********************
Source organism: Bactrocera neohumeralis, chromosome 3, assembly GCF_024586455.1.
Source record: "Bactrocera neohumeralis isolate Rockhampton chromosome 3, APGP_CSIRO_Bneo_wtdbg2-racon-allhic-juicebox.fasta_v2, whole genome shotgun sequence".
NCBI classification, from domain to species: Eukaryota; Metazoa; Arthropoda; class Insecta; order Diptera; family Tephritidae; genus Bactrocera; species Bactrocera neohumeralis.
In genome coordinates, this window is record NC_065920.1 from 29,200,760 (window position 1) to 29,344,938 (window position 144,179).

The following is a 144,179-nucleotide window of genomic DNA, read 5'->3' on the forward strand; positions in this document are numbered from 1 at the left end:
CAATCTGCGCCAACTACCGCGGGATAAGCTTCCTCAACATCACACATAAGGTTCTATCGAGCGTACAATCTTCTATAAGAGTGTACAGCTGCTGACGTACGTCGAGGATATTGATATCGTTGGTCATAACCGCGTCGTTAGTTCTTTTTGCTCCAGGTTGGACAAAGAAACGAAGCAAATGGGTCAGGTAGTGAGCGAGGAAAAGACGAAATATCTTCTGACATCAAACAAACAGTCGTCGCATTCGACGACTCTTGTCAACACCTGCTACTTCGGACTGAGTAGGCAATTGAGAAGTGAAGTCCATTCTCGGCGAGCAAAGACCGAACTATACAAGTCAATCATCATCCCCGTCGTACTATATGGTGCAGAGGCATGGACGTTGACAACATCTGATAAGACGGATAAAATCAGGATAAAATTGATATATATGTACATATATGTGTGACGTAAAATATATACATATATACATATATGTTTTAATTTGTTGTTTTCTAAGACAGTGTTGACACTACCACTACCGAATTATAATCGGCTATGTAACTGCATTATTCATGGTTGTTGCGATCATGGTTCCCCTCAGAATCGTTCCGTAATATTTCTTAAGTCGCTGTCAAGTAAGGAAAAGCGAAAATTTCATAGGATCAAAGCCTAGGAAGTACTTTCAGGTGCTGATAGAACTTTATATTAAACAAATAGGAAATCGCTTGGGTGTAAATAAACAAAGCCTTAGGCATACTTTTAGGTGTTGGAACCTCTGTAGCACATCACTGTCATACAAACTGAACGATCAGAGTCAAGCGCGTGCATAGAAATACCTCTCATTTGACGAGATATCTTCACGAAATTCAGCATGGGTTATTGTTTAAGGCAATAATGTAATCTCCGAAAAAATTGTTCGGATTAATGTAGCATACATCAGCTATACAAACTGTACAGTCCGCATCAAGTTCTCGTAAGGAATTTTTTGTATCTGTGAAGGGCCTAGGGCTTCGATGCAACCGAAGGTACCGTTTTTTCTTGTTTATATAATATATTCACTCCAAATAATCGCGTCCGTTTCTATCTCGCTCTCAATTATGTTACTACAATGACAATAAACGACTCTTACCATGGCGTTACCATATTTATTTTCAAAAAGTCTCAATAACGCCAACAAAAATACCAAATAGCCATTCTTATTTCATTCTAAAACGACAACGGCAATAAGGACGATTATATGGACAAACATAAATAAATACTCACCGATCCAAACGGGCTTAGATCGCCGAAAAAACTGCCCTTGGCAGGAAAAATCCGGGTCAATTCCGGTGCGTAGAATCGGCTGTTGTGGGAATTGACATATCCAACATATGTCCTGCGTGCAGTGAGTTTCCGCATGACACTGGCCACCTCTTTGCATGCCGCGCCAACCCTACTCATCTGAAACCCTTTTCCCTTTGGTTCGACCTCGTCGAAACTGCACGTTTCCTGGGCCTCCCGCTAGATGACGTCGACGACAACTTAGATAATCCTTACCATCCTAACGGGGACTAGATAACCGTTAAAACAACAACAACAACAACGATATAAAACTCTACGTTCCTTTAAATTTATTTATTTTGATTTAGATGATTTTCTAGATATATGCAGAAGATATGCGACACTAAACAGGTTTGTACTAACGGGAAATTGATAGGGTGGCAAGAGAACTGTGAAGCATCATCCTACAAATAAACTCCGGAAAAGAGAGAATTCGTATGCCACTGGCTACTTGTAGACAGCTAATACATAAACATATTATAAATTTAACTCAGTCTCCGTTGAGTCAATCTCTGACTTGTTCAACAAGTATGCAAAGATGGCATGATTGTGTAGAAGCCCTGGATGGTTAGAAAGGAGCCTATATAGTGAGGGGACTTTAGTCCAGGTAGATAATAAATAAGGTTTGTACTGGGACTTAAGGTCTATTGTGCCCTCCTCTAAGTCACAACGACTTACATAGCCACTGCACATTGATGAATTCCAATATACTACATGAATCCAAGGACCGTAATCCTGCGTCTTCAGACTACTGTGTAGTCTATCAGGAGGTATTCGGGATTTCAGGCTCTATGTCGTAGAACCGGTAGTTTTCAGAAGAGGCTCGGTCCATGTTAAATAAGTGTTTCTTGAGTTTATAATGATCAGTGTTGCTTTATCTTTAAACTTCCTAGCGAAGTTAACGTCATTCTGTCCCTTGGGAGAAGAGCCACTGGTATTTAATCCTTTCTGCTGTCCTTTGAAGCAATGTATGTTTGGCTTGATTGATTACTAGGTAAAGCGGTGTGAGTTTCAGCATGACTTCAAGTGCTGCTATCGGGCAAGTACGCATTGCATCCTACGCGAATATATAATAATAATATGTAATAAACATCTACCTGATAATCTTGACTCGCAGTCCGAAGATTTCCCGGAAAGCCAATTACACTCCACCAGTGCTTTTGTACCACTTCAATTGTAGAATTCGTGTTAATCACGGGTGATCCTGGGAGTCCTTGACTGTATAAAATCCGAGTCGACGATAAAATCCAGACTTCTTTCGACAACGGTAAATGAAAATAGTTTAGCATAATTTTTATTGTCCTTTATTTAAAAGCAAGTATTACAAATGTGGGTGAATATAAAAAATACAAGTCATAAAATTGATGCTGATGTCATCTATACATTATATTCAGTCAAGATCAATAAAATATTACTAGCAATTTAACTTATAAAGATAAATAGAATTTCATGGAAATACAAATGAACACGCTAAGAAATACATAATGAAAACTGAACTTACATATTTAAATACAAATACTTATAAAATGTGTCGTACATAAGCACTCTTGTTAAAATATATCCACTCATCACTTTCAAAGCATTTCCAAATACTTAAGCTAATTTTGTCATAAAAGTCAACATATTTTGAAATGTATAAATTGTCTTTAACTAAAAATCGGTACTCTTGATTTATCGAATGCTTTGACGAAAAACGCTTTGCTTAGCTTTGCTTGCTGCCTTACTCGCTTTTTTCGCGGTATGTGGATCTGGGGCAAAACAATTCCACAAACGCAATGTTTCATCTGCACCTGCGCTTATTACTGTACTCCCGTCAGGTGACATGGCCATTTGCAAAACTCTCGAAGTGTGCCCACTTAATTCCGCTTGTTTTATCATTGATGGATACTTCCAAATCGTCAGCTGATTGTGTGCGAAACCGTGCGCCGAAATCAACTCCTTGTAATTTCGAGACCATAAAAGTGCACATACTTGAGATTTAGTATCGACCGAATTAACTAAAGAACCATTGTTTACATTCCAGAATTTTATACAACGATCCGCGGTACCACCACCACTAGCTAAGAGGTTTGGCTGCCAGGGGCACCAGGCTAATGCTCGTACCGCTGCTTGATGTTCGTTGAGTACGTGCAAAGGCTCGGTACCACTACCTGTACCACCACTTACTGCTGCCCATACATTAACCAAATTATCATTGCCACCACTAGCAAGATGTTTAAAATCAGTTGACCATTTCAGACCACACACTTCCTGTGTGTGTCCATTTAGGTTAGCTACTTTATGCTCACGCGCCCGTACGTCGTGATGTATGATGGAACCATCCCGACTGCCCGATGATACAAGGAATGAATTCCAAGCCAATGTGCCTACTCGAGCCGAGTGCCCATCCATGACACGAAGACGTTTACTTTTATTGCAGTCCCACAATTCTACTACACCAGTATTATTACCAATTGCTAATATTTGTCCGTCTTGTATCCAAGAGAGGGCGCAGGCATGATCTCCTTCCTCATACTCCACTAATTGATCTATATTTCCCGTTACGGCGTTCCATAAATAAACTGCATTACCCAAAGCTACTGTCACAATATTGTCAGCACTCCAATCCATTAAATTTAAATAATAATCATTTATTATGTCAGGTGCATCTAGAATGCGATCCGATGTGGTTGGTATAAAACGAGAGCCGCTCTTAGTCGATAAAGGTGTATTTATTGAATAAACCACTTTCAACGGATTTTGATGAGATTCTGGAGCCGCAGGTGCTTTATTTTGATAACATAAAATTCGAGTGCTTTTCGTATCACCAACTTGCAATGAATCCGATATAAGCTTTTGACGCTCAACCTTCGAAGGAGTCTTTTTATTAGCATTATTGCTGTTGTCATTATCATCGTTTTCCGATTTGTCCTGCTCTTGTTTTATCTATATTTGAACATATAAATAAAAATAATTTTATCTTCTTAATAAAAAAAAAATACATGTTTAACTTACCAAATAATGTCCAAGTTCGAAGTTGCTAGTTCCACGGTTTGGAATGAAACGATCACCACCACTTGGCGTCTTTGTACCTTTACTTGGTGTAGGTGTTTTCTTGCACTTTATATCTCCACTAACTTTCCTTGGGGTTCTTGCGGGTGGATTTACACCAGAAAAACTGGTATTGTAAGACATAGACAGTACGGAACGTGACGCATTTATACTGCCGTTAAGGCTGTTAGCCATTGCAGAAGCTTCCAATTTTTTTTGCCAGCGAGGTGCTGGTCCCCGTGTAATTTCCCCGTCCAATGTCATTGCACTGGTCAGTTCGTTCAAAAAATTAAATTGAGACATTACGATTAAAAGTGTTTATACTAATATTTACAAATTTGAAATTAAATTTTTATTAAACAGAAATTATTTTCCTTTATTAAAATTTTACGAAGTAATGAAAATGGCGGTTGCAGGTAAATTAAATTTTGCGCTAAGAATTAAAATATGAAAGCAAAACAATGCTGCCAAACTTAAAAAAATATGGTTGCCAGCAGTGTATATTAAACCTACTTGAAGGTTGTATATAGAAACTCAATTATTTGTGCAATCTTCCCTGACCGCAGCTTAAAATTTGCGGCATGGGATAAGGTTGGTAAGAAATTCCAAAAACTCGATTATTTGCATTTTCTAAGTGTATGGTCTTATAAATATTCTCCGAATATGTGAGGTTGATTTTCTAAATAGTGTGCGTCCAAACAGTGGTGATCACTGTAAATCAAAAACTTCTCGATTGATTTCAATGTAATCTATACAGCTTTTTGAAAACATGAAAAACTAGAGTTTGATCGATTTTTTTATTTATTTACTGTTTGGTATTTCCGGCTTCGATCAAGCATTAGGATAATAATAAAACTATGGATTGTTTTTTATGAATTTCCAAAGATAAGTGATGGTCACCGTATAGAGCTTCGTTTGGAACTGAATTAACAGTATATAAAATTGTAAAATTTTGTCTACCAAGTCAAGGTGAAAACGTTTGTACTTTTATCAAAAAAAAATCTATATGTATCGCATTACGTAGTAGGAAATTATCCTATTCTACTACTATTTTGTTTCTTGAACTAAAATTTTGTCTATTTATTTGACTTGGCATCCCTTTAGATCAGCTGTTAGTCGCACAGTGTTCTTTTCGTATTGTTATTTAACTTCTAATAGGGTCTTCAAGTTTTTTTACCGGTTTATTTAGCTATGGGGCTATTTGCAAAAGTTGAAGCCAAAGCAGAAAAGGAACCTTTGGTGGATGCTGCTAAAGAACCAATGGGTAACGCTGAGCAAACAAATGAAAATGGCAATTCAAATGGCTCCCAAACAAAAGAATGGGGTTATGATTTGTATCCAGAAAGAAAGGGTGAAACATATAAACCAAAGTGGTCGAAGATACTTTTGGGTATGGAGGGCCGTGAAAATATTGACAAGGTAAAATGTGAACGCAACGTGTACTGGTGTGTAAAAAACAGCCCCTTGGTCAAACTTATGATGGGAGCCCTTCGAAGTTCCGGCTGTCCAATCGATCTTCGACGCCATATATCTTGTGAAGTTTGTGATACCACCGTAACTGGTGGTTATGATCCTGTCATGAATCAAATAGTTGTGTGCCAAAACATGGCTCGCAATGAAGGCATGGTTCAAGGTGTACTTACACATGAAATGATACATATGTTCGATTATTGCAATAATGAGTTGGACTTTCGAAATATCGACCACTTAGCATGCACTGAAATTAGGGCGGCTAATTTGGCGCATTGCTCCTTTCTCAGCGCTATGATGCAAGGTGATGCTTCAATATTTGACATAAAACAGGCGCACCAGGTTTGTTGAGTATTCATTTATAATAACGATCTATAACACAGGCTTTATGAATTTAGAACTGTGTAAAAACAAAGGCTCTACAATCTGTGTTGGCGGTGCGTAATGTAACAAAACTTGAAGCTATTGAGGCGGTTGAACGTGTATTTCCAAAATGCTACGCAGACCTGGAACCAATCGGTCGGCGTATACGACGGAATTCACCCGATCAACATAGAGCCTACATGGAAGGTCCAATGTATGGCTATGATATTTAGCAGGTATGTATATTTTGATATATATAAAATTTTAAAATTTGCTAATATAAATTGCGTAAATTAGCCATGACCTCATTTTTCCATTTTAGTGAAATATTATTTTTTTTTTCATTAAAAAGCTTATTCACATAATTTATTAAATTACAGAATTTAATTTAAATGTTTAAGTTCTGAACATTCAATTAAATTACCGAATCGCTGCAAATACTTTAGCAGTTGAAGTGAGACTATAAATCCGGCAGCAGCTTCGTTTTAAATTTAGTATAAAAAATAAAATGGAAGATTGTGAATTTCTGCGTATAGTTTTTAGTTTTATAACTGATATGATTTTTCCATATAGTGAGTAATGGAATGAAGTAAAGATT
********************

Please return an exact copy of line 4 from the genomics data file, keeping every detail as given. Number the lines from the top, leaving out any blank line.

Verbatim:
In genome coordinates, this window is record NC_065920.1 from 29,200,760 (window position 1) to 29,344,938 (window position 144,179).